John F. Kennedy photo

Remarks to a Group of Civil Air Patrol Cadets.

May 07, 1962

I WANT to express my thanks to all of you for coming this morning, and for this award. I was invited to this affair by General Spaatz, who was of course the Commander of the Air force in Europe in World War II, later Commander of the United States Air force, who emphasized to me the very vital role which the Civil Air Patrol plays in supplying future cadets for the Air force--supplying assistance to fliers who may be downed. I understand that at least one of you has participated in a rescue operation of a downed flier.

This is a very valuable service which you render to our country. There is still a tremendous need for manned aircraft. The exhibition we saw down at Eglin Air force Base on Friday of manned aircraft indicates that even though we are, on the one hand, moving into the missile age, there is still need for fliers and will be for many years to come.

Our experience in Southeast Asia using old planes indicates the kind of difficulties that we may be faced with in many areas of the world, and the particular kind of flying talent which is necessary.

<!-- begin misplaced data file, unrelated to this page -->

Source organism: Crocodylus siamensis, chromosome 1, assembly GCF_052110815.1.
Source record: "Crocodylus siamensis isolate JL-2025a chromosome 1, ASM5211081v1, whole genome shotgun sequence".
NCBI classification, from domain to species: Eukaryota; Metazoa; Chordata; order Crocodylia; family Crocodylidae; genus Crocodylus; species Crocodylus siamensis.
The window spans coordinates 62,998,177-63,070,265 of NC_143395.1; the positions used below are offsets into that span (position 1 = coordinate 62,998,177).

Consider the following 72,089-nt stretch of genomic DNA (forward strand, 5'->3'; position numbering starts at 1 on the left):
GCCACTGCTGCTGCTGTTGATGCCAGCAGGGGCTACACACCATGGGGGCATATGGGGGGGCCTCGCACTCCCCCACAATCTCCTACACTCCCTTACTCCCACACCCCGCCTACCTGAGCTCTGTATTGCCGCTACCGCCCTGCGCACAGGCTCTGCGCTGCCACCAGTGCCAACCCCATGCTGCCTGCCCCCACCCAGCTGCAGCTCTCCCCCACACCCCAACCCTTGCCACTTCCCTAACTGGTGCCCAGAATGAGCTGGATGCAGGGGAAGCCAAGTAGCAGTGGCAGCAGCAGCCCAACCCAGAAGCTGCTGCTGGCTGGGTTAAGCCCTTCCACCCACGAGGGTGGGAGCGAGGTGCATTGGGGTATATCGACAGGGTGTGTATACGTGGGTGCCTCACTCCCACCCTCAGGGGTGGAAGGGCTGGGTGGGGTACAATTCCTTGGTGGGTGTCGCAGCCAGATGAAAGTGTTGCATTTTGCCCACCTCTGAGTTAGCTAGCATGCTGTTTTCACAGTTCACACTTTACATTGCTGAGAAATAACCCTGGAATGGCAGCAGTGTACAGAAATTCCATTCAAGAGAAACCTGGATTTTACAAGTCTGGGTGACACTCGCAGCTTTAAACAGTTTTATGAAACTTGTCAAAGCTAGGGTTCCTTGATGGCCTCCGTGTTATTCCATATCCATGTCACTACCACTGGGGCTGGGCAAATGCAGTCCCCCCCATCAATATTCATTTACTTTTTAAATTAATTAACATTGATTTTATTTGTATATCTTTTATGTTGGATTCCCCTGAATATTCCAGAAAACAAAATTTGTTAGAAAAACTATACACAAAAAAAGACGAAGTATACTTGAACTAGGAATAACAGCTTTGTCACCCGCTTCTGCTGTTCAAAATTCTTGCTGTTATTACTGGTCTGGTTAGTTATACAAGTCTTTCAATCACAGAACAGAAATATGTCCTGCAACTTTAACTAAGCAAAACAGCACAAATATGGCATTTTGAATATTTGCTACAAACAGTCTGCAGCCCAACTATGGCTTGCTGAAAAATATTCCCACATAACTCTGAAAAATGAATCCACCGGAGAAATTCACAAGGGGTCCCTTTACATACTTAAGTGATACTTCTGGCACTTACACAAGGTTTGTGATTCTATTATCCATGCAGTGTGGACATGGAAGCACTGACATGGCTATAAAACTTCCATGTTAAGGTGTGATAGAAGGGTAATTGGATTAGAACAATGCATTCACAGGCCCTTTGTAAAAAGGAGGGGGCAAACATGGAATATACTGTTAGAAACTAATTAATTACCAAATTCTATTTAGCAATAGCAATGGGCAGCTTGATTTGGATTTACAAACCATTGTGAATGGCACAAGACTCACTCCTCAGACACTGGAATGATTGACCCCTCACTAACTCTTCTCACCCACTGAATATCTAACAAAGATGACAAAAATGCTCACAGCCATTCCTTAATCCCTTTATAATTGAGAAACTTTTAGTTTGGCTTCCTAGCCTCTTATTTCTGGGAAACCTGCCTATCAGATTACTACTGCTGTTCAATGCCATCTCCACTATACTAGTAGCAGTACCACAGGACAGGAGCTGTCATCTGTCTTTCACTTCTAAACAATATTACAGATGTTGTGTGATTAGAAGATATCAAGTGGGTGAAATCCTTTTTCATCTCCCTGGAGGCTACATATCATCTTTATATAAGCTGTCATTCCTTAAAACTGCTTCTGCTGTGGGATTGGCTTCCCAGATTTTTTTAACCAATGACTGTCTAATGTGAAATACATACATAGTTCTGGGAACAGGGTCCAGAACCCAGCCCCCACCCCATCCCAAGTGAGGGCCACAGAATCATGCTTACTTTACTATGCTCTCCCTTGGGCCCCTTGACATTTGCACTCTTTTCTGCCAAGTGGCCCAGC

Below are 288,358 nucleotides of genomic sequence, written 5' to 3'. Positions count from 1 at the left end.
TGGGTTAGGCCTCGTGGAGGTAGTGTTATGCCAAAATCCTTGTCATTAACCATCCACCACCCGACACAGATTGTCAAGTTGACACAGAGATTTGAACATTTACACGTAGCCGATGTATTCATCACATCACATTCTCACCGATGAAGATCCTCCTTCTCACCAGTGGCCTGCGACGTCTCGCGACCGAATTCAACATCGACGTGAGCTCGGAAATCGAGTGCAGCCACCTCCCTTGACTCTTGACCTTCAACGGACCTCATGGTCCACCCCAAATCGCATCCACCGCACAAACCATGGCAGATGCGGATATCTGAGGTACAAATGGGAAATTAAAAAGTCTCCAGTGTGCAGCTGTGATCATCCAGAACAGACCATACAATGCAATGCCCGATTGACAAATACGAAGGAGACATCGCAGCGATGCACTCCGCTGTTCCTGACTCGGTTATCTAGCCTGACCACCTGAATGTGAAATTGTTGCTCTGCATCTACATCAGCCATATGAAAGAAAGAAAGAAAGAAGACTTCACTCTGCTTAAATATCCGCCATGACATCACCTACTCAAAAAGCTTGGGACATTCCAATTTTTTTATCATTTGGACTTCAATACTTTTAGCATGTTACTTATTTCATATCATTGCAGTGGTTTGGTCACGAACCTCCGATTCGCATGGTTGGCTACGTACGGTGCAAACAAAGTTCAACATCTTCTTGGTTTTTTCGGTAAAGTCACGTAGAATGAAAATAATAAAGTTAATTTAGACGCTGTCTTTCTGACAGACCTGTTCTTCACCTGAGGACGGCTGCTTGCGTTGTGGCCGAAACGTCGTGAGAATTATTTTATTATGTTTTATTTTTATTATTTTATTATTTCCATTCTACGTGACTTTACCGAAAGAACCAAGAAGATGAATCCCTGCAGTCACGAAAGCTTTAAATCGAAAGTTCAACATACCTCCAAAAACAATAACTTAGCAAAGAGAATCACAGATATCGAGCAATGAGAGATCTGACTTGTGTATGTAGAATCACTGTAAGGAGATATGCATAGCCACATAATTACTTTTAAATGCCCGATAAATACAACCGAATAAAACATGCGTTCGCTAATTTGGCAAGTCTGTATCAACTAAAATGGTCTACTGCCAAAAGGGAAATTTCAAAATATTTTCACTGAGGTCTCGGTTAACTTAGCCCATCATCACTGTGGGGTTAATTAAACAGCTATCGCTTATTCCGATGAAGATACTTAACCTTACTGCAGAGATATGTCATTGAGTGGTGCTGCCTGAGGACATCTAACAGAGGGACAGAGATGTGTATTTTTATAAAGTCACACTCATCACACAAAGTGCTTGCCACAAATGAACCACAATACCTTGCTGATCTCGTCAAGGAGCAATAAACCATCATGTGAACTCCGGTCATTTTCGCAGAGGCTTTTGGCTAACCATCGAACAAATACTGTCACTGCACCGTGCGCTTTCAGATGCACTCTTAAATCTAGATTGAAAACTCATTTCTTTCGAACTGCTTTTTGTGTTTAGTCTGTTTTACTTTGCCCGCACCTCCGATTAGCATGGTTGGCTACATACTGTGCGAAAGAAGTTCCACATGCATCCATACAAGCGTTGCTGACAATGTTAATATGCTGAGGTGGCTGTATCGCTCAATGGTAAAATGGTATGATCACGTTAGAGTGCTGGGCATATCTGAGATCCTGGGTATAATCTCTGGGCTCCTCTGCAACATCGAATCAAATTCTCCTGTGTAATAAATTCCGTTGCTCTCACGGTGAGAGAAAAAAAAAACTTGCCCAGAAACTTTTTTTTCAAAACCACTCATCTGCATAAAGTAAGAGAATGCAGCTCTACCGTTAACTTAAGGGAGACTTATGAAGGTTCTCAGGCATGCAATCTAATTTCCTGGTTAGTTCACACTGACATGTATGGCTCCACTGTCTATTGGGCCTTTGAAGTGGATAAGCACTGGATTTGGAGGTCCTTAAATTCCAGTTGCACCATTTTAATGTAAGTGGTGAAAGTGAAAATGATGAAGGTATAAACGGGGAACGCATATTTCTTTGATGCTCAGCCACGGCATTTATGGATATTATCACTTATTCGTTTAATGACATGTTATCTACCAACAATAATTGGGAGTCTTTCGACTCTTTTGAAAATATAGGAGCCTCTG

So I do want to emphasize that even though we may be interested and at times stimulated by the movement into the missile space age, the need for manned aircraft is going to continue--certainly for the future that we can see ahead--and will serve a very vital national interest.

I am particularly glad to have you ladies here and participating in this program--I'm sorry I wasn't in it when I was younger.

Note: The President spoke at 9:45 a.m. in the Rose Garden. Prior to his remarks the cadets presented him an honorary life membership in the Civil Air Patrol.

John F. Kennedy, Remarks to a Group of Civil Air Patrol Cadets. Online by Gerhard Peters and John T. Woolley, The American Presidency Project

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